The Lake Clear Conservancy is a conservation charity known as a “land trust”
What is a land trust?
A land trust is a non-government, non-profit, charitable organization incorporated under federal law for the purpose of conservation. The conservation activities of a land trust are strictly for public benefit.
Land trusts like the LCC operate chiefly by protecting strategic parcels of land, either through outright ownership or by means of a conservation easement. Land trust properties may be acquired by owner donation or by purchase. Many Land Trusts also provide information and education about good stewardship practices.
While generally local in scope and operation, land trusts may also be provincial, regional, or even national. Most land trusts focus on conserving the biological values of land, but across Canada land trusts have been established to protect scenic, historical, agricultural, and recreational lands as well.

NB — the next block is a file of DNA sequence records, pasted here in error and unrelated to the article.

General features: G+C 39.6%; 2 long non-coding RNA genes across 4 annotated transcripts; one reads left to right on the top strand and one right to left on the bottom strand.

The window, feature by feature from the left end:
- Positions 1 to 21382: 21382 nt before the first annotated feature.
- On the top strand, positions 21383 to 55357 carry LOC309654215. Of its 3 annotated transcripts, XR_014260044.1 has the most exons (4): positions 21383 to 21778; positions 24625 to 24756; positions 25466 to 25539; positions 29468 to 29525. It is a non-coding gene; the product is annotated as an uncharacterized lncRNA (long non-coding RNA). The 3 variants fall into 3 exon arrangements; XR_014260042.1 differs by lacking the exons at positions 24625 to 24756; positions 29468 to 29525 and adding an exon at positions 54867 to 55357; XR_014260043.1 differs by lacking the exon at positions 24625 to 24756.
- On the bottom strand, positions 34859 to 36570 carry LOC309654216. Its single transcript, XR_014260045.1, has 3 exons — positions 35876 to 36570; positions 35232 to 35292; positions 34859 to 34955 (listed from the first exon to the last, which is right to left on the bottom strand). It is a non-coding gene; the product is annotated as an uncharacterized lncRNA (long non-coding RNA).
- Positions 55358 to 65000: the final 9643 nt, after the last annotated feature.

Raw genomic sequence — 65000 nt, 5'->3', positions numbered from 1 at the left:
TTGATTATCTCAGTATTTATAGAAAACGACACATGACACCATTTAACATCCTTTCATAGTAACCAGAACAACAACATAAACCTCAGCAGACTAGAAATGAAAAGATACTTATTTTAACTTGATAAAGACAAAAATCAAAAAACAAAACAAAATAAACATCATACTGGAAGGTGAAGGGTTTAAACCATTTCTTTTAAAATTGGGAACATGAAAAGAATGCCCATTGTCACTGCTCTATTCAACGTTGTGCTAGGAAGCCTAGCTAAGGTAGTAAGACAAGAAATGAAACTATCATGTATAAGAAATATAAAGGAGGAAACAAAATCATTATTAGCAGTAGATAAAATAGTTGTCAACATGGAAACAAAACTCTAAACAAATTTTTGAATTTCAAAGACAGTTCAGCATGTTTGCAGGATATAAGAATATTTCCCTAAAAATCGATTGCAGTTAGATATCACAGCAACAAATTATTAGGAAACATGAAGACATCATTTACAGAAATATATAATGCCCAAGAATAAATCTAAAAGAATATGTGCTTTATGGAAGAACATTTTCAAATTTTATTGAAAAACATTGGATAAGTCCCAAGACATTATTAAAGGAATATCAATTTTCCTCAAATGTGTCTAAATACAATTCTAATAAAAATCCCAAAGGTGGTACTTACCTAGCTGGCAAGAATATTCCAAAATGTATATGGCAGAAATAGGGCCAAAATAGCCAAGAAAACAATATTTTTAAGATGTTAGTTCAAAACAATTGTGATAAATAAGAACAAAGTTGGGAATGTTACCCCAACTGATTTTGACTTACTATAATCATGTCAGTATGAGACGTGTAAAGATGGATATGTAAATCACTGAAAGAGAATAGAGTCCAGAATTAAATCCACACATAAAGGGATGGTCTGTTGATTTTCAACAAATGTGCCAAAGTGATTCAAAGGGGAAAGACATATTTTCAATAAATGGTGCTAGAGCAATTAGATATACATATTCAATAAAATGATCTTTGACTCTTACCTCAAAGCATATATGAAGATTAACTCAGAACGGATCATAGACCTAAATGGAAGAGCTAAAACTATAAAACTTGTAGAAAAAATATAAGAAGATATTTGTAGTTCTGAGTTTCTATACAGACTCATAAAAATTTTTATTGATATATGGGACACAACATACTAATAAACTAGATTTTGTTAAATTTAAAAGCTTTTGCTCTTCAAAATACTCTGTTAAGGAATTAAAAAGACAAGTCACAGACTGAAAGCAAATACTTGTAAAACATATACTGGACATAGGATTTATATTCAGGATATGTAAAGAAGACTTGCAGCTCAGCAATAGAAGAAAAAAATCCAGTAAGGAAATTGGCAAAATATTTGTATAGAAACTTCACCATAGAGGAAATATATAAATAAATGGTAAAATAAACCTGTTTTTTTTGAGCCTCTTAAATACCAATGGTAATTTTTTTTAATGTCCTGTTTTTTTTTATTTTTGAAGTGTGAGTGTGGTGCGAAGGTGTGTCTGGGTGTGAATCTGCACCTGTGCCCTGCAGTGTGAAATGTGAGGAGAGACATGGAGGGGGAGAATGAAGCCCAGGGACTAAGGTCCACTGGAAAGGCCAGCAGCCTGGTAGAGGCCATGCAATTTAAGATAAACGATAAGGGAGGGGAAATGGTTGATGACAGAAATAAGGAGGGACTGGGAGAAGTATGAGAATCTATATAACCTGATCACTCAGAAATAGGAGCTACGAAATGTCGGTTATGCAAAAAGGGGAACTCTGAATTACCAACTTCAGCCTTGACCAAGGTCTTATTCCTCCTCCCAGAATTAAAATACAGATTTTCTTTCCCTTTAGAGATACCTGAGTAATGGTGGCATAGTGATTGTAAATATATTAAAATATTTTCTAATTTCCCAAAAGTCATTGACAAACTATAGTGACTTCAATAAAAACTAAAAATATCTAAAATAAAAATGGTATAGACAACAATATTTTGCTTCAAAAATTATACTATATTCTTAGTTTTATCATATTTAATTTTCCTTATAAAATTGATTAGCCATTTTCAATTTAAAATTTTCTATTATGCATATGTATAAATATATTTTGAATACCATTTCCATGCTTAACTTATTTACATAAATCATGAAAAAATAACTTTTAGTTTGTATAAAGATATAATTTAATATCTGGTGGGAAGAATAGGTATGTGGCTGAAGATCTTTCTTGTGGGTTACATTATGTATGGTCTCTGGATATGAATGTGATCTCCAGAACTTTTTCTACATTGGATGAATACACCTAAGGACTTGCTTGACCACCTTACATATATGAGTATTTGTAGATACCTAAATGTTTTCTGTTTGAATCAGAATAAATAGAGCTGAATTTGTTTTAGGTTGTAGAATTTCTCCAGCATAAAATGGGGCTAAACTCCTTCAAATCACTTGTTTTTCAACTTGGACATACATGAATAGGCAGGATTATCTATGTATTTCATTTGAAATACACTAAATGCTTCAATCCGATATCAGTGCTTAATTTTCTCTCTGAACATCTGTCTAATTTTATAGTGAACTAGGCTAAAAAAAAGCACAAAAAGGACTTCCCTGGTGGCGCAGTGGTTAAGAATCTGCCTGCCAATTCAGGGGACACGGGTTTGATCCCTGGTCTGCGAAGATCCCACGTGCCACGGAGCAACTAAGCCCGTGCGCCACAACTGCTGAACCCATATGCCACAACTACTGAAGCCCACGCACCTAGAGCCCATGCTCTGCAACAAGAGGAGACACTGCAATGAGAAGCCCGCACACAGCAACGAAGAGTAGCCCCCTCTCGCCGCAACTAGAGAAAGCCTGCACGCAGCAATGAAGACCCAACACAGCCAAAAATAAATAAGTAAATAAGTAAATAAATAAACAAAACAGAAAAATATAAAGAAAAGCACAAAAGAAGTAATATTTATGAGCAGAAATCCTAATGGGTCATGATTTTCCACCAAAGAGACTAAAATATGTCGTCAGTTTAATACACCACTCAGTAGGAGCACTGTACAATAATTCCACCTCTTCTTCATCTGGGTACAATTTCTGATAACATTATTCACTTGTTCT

What is the difference between a land trust and a cottage association?
A cottage association may deal with any and all aspects of cottage life, such as boating, roads, taxes, fishing, water quality, and community events. Its activities will vary according to the wishes and concerns of its membership. A land trust is concerned only with conservation, and, as a registered charity, is required by law to adhere to its conservation mandate.
Can you “trust” a land trust?
Any organization with charitable status is carefully monitored by the Canada Revenue Agency. Moreover, land trusts are held to a high operational standard by umbrella organizations such as the Ontario Land Trust Alliance (OLTA). The Lake Clear Conservancy is a proud founding member of OLTA and has been a member in good standing for 15 years.
Who is the LCC?
The LCC is managed by an all-volunteer board of directors, and is supported by members, donors, and volunteers from all over the lake. The LCC has no paid staff. A full list of the board of directors may be found on the contact page.